As pointed out above, this invention is concerned with a novel class of polyurea and polycarbamate compositions which have been found useful as release agents for pressure-sensitive adhesive tapes. These polymeric materials are best defined by the following formula which sets forth the recurring units of the polymer: ##EQU3## wherein A, B, D, R, R', a, b and c are as defined above.
In this formula it is preferred that A is alkylene such as ethylene, propylene, butylene, isobutylene, pentylene, and hexylene and B is arylene radical such as phenylene, tolylene, naphthylene, biphenylene or alkyl substituted derivatives thereof wherein the alkyl groups have 1 to 5 carbon atoms. Also D is more specifically a 2 to 6 carbon aliphatic organic radical including alkylene, carboxyalkylene, and dicarboxyalkylene. R and R' are as described above and are considered to be inclusive of all alkyl groups falling within the carbon atom limitations set forth. Highly preferred R and R' groups include palmityl, stearyl, behenyl, etc.
These novel polymeric products are prepared by the reaction of a diisocyanate and N-fatty diamine and optionally, a diol, in a mole ratio approximately as follows:
2(diisocyanate) + a(diamine) + b(hydroxyl carboxylic acid)
wherein the sum of a and b is about 2 and the ratio of b/a can vary from 0 to 2. These values and ratios are incorporated into the formula set forth above.
The diisocyanate reactant employed in the process of the present invention is very well known and includes diisocyanates of the following general formula:
O = C = N--B--N = C = O
wherein B is as defined above. Particularly preferred diisocyanates include 2,4-tolylene diisocyanate, bitolylene diisocyanate, 3,3'-dimethoxy-4,4' diphenylene diisocyanate, and 2,6-tolylene diisocyanate. Of these diisocyanates, 2,4 tolylene diisocyanate is an especially preferred reactant as the release properties of agents prepared from this compound are especially good.
In the practice of this invention these diisocyanates are reacted with a class of long chain alkyl substituted diamines of the following general formula: ##EQU4## wherein A, R and R' are as defined above. It is especially preferred that the following diamines be employed in the invention:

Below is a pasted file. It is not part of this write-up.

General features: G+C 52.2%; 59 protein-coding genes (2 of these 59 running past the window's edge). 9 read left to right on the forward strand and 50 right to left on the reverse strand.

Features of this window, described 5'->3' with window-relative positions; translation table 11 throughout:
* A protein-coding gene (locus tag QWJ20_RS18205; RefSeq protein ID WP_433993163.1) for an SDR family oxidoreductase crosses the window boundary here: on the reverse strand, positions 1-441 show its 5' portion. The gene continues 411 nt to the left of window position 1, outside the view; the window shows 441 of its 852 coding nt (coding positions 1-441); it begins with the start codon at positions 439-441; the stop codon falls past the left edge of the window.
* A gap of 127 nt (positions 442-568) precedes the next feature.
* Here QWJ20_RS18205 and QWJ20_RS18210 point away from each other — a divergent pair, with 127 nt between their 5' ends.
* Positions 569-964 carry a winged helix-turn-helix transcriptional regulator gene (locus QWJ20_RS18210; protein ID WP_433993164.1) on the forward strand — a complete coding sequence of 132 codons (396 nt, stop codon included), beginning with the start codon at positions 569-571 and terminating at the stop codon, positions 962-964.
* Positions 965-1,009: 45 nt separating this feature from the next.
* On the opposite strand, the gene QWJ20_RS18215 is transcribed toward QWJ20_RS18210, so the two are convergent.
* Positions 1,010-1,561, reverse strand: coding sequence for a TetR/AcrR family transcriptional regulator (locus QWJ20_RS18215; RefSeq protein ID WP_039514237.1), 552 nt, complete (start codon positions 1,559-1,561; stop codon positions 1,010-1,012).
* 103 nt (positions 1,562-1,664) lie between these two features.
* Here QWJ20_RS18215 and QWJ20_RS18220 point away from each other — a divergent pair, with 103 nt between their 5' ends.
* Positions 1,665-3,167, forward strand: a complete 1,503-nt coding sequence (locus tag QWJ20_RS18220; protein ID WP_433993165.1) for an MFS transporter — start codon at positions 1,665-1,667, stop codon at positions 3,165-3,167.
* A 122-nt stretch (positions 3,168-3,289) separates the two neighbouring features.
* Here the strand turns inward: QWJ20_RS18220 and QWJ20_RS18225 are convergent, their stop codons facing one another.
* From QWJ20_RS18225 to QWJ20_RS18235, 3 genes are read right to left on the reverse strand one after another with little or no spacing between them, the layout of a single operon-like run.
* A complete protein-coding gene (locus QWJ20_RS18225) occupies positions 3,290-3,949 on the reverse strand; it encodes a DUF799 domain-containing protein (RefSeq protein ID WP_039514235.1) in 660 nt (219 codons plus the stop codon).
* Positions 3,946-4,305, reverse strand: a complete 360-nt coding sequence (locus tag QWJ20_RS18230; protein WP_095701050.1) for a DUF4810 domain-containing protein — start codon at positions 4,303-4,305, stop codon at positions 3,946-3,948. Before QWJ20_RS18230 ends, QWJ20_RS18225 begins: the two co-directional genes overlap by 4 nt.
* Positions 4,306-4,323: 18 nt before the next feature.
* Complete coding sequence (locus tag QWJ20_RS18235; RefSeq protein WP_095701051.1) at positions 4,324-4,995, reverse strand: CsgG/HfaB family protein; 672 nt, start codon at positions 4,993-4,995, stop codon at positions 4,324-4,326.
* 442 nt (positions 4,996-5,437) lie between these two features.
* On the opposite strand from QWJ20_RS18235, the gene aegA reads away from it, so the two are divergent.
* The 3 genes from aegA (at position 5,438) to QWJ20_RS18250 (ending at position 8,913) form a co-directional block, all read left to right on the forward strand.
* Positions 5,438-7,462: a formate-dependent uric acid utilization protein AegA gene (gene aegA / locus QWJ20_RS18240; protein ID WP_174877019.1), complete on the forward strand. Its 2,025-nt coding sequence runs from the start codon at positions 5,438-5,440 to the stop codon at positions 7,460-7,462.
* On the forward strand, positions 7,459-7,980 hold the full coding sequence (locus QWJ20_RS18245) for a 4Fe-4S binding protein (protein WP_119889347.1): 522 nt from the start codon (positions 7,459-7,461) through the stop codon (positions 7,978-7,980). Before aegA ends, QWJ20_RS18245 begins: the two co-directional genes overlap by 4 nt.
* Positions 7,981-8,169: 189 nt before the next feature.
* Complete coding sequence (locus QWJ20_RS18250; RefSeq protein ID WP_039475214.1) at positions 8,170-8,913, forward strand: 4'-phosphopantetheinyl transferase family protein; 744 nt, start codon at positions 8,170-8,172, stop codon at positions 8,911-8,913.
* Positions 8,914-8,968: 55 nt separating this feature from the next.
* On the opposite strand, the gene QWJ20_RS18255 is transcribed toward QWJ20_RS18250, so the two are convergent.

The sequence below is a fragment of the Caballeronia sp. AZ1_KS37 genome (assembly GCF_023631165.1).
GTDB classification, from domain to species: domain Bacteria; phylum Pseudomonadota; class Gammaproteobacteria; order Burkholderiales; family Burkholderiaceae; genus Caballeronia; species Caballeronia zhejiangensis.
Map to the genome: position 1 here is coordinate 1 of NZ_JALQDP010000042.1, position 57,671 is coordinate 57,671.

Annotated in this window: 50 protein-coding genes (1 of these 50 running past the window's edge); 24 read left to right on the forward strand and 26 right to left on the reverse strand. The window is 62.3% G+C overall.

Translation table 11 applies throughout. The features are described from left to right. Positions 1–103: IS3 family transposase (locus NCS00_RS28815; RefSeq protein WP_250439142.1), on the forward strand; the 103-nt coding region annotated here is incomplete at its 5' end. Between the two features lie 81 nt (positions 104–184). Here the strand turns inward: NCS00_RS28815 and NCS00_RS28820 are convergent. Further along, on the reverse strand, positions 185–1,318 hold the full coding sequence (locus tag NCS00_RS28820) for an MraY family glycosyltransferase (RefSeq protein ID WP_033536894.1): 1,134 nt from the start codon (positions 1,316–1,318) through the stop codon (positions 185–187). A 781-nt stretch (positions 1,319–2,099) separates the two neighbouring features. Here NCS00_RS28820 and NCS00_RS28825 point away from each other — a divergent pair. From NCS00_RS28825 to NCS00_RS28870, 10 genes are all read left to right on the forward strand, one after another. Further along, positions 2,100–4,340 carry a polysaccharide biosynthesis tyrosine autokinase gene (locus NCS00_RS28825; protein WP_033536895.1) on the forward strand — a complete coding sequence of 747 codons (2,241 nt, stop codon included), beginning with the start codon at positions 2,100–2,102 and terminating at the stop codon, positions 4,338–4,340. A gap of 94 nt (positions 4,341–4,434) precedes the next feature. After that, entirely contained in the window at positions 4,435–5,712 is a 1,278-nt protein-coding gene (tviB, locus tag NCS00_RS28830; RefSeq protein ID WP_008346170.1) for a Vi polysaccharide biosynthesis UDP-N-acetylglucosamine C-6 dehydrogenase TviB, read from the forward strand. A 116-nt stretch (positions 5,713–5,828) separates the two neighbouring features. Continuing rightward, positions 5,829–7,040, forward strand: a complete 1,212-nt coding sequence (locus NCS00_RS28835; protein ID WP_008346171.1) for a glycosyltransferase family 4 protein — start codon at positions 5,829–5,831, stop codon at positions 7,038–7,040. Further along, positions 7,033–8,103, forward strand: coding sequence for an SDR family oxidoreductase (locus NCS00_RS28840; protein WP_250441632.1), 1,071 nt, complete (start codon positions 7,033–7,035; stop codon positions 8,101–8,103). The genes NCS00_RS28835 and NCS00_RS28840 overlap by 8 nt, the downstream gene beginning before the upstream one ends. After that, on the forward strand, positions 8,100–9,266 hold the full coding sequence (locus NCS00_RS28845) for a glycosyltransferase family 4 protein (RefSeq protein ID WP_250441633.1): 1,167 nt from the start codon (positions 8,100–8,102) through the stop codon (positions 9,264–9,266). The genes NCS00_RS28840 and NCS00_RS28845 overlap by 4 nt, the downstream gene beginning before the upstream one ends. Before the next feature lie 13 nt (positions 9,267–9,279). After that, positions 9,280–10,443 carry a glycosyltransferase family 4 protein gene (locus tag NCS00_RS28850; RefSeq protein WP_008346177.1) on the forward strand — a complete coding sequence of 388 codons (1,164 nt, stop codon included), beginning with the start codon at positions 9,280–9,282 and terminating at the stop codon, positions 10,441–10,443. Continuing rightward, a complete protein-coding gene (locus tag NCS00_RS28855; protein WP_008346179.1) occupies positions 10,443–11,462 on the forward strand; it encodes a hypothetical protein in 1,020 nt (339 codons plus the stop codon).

In an optional embodiment of the invention, there may also be included in the reaction a diol preferably a carboxy-diol. Those diols which may be employed are of the general formula: ##EQU5## where D is an aliphatic organic radical and c is an integer 0, 1, or 2. The organic radical can be di, tri, or tetravalent depending on the value of the integer c. Highly preferred compounds of this type include tartaric acid, bis-2-(hydroxyethyl) propionic acid and bis-2-(hydroxymethyl) propionic acid. Other diols which may also be used in the practice of the invention include ethylene glycol, tetramethylene glycol, and diethylene glycol.
The release agents of the present invention are obtained by reaction of the above-identified reactants preferably in the presence of an inert organic solvent and at a temperature ranging from about room temperature up to about 180°C. The reaction of the diisocyanate with the diamine is generally instantaneous while with the diol it is not. The reaction may be conveniently carried out by dissolving the fatty diamine in an inert organic solvent, reacting it with the diisocyanate at room temperature and then further reacting with the diol at 25° to 100° C. In order to prevent the reaction mixture from gelling, any excess isocyanate should be removed or reacted with additional amines such as by capping with an aliphatic amine, e.g., dibutyl amine. The excess isocyanate can also be removed by balancing the stochiometry of the reactants. The polymeric product may then be retrieved by solvent evaporation or by pouring into an excess of a nonsolvent such as alcohol, filtering, and drying. In general those polymeric materials having an intrinsic viscosity of at least 0.05 will be found most satisfactory in release properties.
Inert organic solvents which may be used in the process include the aromatic hydrocarbon solvents such as toluene, the isomeric xylenes and benzene, ketones such as methyl ethyl ketone, N,N-dimethylformamide, N,N-dimethylacetamide, dimethylsulfoxide, and the like. Combinations or mixtures of solvents may also be used.